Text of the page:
Book of the month: Pepperpot

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I wrote in my last post about the nervous wait to hear whether or not my forthcoming book will be published in the US. What I didn’t say was that of course I was incredibly fortunate to be in a position to have my work considered by publishers in the first place: for writers in many parts of the world just getting your work onto an editor’s desk can be a struggle because there simply aren’t the publishing networks in place to foster, promote and sell much new material.

The Caribbean is one such place. With hundreds of small islands dotted over more than a million square miles of ocean, the region faces big challenges when it comes to moving goods around – and books are no exception. When you tot up the cost of editing, printing and shipping titles, it’s hard to see how a publisher in the region could make any money. People in the industry seem to agree because, apart from a few hardy enterprises in bigger nations like Jamaica, there are very few publishing houses in the region – in fact one of the most famous companies that deals in Caribbean literature, Peepal Tree Press, operates out of Leeds in Yorkshire, England, thousands of miles away.

Add to this the relatively young literary culture of the islands (until a generation or two ago most books taught in schools were by British and American authors) and the lack of literary agents and, until recently, support programmes for Caribbean writers, and you begin to wonder how an aspiring wordsmith in a place like Barbados could hope to get his or her stories out. So when Antiguan writer and blogger Joanne C. Hillhouse tipped me off about an anthology made up of the best Caribbean entries to the Commonwealth Short Story Prize (for which I was privileged to act as a longlister late last year), I was keen to take a look.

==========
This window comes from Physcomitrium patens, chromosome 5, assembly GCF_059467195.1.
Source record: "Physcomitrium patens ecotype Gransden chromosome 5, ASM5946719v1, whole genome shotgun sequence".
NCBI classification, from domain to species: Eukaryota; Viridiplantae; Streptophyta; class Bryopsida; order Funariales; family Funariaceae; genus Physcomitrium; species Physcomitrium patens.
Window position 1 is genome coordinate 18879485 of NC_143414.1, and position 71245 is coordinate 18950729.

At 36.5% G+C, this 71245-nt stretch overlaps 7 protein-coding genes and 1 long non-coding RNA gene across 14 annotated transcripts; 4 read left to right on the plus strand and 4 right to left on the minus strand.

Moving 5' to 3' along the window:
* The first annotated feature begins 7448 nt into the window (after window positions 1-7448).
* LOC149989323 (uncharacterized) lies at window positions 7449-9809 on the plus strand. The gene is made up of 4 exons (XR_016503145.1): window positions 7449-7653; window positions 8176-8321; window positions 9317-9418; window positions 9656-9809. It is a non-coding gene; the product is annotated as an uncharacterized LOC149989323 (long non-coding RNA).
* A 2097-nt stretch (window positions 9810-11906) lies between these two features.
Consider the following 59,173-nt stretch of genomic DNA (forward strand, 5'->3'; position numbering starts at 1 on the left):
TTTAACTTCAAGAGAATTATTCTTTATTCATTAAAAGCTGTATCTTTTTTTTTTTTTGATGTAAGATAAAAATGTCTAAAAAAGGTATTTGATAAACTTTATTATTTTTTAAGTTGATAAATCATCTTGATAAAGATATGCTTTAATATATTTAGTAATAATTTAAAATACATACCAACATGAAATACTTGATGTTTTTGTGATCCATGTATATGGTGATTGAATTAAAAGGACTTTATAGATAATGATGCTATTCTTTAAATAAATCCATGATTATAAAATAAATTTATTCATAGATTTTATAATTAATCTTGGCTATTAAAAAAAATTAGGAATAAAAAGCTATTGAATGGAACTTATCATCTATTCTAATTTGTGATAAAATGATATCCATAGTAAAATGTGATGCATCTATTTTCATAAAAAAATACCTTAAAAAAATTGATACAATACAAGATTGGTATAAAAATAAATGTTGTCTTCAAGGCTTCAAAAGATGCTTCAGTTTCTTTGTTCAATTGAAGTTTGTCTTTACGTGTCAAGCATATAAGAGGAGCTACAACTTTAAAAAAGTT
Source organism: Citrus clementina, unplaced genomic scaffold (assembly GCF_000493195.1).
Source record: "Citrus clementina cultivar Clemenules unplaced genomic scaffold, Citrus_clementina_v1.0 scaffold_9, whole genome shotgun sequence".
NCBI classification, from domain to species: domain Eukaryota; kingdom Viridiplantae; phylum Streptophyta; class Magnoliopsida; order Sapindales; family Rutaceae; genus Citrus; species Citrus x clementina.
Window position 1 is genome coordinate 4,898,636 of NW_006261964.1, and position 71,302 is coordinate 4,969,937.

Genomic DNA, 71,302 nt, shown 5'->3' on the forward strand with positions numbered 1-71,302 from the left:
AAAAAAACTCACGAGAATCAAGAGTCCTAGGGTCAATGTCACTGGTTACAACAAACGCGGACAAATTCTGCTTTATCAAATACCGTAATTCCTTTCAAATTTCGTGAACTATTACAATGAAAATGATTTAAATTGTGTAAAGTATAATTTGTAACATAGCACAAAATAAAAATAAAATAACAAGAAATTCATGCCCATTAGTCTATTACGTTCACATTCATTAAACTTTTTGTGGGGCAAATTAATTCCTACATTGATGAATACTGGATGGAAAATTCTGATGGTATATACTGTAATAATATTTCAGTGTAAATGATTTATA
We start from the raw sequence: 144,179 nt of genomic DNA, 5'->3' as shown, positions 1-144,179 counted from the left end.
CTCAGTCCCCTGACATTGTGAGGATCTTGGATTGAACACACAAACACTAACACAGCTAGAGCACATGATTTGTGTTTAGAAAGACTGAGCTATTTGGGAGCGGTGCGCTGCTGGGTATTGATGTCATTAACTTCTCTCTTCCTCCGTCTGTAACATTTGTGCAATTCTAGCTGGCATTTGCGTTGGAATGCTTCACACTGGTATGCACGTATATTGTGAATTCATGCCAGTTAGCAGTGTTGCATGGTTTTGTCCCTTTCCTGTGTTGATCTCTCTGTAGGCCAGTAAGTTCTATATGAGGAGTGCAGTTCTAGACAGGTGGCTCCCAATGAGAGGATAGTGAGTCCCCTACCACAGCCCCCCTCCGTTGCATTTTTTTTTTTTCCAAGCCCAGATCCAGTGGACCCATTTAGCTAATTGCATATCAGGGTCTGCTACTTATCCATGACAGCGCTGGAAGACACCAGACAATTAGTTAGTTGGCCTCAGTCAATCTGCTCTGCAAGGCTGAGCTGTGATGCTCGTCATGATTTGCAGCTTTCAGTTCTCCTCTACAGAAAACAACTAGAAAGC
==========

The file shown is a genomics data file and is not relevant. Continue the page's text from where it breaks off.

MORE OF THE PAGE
Bringing together work by writers in Jamaica, Trinidad & Tobago, Belize and more, Pepperpot: Best New Stories from the Caribbean aims to broadcast the region’s literature to a wider audience. It is the first title published under the name Peekash Press, a collaboration between Peepal Tree Press and Akashic Books set up to publish works by writers living in the Caribbean – as opposed to those in the diaspora, who make up the majority of these publishers’ lists.

Just as the collection seeks to bring new work to the wider world, so it also opens up fresh perspectives. If you thought that an anthology of short stories written in the Caribbean might reflect back at you all those tempting clichés of white-sand beaches, piña coladas and long, sleepy afternoons, you can think again. Packed with drama, many of the tales throb with a violent energy and deal with the very darkest human impulses. We read of gang violence, dead children, beatings, abuse and robbery.

Indeed, if you want a masterclass in how to start your stories with a bang, this is the book for you. Memorable first lines abound, perhaps the most striking being the opening of Sharon Leach’s ‘All the Secret Things No One Ever Knows’: ‘Ten years ago, I found out that I wasn’t my father’s only girlfriend.’

There’s also humour. I particularly liked Barbara Jenkins’ ‘A Good Friday’ for this, with its loveable-rogue narrator who gets more than he bargains for when a devout young woman in distress happens by his bar.